Ensuring income security in old age
Armando Barrientos, Professor and Research Director at the Brooks World Poverty Institute, University of Manchester, discusses the importance of ensuring income security in old age.
Financial transfers are considered to be a core component of achieving income security in old age. While these transfers are traditionally thought of as pensions and to be the domain of wealthier countries, a much wider range of options are available.
Not all of these options are financial and active steps need to be taken to address age discrimination, access to employment and access to development assistance. Although much work remains to be done, governments in developing countries have taken significant steps towards ensuring income security for older people.
Population ageing in low and middle-income countries is a consequence of two demographic trends: lower birth rates and an extension of life expectancy. The rate of population ageing in developing countries is unprecedented. Rapid population ageing compounds the complexities and uncertainties for both individuals and governments alike, creating greater challenges where income security for older people is concerned.
From a societal perspective, older people are growing as a proportion of the total population and this brings with it budget implications. From an individual perspective, longer lives mean having to think about access to income and financial resources over a longer period of time and adjusting strategies for managing assets and entitlements across the life course.
The history of the pension
European countries pioneered the employment based insurance pension schemes introduced by Bismarck specifically to address these challenges, but in a very different demographic reality. Today, pension schemes are the largest component of social expenditure in high income countries and don’t necessarily provide a blueprint model for addressing the income security needs of older people in other economic contexts.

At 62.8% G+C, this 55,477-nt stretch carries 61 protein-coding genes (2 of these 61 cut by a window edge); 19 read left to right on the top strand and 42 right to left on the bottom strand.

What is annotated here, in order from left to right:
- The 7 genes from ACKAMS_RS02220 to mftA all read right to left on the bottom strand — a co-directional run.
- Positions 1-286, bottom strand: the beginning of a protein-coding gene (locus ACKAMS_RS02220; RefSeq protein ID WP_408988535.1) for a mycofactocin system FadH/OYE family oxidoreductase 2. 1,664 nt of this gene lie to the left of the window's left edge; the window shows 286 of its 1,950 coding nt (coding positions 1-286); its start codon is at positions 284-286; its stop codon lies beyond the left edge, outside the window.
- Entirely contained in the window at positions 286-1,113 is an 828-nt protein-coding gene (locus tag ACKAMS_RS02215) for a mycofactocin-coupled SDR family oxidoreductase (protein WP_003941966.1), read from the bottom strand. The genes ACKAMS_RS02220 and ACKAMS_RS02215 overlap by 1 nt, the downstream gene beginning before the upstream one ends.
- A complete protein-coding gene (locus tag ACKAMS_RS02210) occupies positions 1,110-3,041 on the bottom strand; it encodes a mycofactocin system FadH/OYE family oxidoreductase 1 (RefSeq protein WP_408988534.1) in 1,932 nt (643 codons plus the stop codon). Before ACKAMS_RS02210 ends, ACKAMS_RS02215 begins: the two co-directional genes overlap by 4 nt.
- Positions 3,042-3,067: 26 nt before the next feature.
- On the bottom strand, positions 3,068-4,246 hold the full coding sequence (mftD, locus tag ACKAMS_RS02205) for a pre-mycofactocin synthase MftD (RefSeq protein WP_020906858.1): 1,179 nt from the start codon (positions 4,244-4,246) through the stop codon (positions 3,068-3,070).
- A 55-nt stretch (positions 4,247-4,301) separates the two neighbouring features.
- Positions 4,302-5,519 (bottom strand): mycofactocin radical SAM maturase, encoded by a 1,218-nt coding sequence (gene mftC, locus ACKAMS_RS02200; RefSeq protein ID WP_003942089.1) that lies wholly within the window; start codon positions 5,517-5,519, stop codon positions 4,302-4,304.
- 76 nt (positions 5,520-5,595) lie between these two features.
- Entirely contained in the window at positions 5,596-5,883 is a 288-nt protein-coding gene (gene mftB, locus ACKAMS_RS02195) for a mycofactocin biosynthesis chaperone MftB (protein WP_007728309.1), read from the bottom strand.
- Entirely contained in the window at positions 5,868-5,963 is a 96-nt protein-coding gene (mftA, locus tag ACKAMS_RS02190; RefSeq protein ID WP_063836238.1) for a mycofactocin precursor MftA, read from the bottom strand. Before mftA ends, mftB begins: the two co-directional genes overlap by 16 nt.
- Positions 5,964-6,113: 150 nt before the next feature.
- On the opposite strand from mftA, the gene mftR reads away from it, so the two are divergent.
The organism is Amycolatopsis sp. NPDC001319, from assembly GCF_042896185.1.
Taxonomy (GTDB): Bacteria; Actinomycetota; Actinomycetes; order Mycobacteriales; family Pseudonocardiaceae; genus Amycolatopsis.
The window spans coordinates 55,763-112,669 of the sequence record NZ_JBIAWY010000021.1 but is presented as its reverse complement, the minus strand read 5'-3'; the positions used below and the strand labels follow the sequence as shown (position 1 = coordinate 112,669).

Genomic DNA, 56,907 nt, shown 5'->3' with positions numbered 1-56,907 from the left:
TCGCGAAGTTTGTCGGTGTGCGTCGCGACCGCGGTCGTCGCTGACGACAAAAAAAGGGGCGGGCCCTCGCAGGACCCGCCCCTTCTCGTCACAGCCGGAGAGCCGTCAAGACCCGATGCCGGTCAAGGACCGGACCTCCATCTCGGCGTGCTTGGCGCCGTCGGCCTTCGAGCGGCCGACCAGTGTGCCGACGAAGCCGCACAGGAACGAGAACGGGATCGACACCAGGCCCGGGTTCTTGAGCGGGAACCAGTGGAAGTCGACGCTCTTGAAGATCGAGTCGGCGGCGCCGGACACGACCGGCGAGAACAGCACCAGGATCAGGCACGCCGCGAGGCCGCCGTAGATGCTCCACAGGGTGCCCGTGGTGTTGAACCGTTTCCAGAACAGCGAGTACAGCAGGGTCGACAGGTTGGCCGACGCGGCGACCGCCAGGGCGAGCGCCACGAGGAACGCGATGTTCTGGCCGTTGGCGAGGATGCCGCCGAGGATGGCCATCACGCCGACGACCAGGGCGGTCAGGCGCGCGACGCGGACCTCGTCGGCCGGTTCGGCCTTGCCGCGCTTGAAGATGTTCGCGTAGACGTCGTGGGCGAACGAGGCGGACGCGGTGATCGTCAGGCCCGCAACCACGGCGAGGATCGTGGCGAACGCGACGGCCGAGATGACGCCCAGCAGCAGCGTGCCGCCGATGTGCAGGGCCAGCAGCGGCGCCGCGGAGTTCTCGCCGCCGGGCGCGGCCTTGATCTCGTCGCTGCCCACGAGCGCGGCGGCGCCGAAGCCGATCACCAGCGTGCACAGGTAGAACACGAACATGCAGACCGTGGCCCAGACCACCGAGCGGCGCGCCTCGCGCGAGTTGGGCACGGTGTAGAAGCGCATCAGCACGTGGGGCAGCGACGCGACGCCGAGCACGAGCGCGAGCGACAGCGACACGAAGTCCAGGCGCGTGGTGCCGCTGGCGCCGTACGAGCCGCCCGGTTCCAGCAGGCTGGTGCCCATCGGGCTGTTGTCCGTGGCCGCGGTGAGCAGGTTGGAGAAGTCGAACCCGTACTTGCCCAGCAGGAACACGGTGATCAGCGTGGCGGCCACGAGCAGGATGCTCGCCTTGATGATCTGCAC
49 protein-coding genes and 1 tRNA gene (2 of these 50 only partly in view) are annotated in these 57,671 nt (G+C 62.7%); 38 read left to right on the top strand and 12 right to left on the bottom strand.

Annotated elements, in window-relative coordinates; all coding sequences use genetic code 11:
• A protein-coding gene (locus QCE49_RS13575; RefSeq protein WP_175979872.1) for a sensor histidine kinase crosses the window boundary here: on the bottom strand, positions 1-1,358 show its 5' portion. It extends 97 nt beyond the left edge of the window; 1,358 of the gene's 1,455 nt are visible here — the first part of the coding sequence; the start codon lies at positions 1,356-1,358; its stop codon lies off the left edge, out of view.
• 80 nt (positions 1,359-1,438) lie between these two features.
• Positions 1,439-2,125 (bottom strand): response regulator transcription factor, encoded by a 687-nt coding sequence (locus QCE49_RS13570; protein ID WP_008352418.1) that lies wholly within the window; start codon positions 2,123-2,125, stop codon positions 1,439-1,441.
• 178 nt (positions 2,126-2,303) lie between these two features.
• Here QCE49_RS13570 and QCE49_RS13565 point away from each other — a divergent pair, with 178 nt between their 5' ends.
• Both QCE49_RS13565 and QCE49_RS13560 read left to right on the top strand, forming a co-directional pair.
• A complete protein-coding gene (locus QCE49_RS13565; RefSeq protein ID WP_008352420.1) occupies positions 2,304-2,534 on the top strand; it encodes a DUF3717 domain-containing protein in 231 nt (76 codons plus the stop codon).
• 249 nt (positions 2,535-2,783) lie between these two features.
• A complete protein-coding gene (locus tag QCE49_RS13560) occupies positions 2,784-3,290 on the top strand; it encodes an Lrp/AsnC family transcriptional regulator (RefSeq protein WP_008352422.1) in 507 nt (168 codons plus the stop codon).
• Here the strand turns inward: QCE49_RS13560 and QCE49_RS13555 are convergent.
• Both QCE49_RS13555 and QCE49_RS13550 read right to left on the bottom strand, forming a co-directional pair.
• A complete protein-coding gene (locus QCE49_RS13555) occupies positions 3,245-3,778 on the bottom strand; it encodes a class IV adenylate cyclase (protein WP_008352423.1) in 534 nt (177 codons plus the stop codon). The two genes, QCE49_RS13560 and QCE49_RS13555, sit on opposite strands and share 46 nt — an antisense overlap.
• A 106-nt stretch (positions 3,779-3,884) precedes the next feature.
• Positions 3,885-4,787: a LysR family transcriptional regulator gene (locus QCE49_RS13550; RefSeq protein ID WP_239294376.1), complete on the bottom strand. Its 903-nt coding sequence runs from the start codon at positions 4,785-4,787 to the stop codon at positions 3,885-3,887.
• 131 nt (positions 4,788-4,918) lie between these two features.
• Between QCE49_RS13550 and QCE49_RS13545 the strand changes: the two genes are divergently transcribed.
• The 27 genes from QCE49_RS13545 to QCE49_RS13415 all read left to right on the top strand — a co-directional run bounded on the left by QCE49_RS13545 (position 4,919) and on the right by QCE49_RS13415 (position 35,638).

Even though employment-based pension schemes were introduced in parts of Latin America, Africa and Asia, they never reached beyond a fraction of the population in formal employment and did nothing for those workers in the informal sector. Subsequent financial crises and structural adjustment programmes undermined the effectiveness of these schemes for the wider population.
An alternative to the Bismarckian approach is to provide budget-financed transfers to older people based on citizenship. Among high income countries, Nordic countries pioneered this approach while Australia and New Zealand placed them at the core of their welfare provision.
In the last two decades, social pensions, or non-contributory pensions, have expanded rapidly in low and middle-income countries. For many developing countries, they can be a core component of an effective strategy to ensure old age income security in the context of rapid population ageing.
In low and middle-income countries non-contributory pensions have attracted the attention of policy makers because they meet several objectives. In addition to providing a measure of old age income security, they can also mitigate the effects of labour migration; inject demand into rural areas and protect families affected by HIV. In middle-income countries with extensive contributory pensions, non-contributory pension programmes help reach informal and low income groups excluded from contributory schemes.